Tuesday, November 09, 2004

Halo 2 and FireFox released today...

Is it by coincidence that MS released their flagship Xbox game Halo2 on the same day that the heavy-hitting open-source browser FireFox shipped version 1.0?

Hard drive on the fritz

Problems with my PC, yet again, seems like any time I want to do anything productive, I have to rebuild my computer first... This time it's either the SATA 120GB Western Digital hard-drive or the Promise SATA 150TX2Plus Serial ATA Controller card. I've had them for about 4 months, and haven't suspected anything wrong... Clearly, I have problems with the HD: files appear to be corrupted, and about every other boot XP decides to scan the disk and correct problems with invalid entries in indexes, corrupted attributes, orphaned files. Each time it tries to resolve problems, more files appear to become corrupted. My data drive and OS are installed on the same physical drive, but on different partitions. The problem is spanned across both partitions. Last night, the system became completely unbootable. In Safe Mode, CHKSDK produced the "This volume has one or more unrecoverable problems" error. I reinstalled the OS on the same partition without formatting (I needed some data off that drive) I'll try to back up my data drive, purging old data as I go and then do a full format of the drive. I've also noticed that newer drivers are available for the SATA Controller card, which are digitally signed: the version I'm currently using is not. I left the house this morning with a disk diagnostic running -- it should be done by the time I get home. If the drive checks out fine, then I'm going to blame the SATA controller. The irony of this is -- about two months ago, I gave my mother my perfectly good 40Gb Western Digital DMA/133 drive. Hopefully I can get things back up and running without having to buy an external drive or something.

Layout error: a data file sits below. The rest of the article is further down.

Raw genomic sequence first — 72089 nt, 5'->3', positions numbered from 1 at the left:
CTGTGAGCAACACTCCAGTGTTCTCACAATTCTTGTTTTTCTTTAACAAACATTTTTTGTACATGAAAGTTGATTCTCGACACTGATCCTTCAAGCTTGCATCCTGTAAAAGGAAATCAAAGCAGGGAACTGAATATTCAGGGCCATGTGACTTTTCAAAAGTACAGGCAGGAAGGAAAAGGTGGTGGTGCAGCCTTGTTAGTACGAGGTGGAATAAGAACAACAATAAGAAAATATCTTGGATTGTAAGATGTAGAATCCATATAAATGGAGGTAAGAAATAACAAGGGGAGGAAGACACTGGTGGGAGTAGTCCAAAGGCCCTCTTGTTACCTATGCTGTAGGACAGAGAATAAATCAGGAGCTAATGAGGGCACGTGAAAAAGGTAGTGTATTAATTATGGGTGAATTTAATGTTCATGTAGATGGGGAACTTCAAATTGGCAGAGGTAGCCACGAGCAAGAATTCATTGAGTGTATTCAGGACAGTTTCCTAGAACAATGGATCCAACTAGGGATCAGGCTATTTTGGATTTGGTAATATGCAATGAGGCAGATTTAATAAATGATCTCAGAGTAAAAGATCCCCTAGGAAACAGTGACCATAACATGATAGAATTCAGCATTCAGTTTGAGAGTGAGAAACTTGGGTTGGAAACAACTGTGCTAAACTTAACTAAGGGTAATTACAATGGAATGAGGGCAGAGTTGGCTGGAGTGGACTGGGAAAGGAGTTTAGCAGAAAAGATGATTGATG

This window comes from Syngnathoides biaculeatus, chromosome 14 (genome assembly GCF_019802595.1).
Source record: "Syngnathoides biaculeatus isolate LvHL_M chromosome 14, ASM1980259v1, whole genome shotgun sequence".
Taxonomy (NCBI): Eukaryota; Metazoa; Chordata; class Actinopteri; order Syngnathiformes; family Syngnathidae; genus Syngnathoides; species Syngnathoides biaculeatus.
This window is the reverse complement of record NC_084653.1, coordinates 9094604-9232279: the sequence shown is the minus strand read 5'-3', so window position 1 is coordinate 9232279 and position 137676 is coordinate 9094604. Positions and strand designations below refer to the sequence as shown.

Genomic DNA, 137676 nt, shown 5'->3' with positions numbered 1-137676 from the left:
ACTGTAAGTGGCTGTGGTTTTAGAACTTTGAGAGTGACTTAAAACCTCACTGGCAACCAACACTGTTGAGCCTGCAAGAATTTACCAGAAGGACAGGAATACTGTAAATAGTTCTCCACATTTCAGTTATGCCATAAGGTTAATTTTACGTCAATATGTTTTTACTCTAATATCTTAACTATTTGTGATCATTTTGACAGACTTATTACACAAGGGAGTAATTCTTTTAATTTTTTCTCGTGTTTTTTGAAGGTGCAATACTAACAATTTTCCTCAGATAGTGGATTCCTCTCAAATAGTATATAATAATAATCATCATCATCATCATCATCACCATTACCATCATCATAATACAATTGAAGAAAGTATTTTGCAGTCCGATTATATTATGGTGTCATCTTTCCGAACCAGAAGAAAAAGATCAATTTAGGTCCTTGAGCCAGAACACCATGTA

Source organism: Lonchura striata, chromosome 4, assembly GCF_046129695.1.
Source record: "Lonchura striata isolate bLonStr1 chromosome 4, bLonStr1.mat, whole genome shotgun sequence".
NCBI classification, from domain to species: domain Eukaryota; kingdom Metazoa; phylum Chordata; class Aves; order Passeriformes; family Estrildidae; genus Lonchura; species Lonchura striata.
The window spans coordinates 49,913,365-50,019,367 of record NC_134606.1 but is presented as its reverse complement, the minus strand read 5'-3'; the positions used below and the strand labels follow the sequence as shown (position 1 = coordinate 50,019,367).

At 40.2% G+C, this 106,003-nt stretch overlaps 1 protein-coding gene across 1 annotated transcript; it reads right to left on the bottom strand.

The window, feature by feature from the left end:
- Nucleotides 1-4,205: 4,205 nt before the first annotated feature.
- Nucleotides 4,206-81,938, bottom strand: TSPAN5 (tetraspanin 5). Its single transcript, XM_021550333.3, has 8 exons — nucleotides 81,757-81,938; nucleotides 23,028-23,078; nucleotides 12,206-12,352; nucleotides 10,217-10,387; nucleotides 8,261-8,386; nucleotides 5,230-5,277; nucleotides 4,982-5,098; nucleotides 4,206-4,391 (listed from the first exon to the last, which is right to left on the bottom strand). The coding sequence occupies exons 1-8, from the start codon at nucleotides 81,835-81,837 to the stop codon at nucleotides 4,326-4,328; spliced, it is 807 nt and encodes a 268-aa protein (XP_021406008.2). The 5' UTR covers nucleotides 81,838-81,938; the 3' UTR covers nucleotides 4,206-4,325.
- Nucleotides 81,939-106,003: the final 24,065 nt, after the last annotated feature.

Sunday, November 07, 2004

Relationship between Page and Page Directives

Another adventure into .net... The other day I had a problem where I wanted to create a property for a page, and have it configurable within the designer. To me, this seemed like it should be fairly easy to do, after all I can create a public property for a user control, and then set it in the designer like an attribute:

 < ... runat="server" property="value"/> 
But you can't simply add a custom value in the page directives:
<%@ Page Language="C#" MyPageProperty="value" %>